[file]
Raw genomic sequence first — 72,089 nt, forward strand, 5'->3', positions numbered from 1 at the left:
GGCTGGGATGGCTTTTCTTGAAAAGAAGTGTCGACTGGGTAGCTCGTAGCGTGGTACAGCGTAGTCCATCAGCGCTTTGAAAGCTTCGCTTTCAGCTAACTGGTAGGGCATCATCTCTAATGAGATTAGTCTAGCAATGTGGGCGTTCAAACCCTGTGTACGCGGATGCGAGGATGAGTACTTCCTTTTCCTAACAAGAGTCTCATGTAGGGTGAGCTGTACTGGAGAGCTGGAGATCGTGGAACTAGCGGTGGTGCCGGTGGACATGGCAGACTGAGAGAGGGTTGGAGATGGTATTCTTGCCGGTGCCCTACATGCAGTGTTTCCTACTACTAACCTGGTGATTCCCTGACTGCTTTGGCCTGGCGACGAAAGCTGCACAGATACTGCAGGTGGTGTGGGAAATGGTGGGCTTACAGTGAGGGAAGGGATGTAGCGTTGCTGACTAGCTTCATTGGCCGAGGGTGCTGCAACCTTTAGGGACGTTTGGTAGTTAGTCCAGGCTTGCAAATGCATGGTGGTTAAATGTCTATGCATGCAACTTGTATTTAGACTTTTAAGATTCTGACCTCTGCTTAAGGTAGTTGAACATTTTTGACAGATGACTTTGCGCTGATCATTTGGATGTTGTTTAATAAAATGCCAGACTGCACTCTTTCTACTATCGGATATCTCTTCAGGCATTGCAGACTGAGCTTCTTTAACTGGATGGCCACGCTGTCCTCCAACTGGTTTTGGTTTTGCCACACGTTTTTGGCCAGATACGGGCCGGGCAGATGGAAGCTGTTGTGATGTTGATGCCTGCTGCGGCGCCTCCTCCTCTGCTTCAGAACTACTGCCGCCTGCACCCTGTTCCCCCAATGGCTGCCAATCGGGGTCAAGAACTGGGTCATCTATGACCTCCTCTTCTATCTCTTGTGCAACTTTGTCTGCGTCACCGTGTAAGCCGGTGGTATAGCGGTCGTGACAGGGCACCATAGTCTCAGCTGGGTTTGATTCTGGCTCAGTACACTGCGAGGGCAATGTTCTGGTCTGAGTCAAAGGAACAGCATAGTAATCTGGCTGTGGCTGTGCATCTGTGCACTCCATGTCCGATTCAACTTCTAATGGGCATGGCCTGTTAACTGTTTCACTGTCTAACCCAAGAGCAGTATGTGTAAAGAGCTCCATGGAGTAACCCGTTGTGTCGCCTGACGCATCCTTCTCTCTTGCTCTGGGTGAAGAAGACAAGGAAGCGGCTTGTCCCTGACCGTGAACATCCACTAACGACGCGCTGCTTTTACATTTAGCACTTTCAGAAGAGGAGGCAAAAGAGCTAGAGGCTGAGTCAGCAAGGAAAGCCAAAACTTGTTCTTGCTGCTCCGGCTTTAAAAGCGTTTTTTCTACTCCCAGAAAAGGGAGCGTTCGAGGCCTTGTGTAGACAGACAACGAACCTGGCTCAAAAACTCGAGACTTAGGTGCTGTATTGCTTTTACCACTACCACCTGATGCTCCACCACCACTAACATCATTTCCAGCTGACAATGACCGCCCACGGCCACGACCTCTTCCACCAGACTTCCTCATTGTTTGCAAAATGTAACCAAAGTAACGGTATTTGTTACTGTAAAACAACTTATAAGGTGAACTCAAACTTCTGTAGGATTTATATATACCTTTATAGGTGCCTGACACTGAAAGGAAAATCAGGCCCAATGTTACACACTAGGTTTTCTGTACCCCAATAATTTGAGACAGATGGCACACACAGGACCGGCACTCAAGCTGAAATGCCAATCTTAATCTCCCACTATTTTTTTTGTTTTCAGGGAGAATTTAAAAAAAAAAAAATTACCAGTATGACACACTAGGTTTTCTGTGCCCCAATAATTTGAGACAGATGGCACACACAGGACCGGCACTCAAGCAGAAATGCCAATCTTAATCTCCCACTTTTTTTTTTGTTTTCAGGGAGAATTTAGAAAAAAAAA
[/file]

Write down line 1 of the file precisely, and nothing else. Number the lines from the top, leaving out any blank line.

Raw genomic sequence first — 72,089 nt, forward strand, 5'->3', positions numbered from 1 at the left: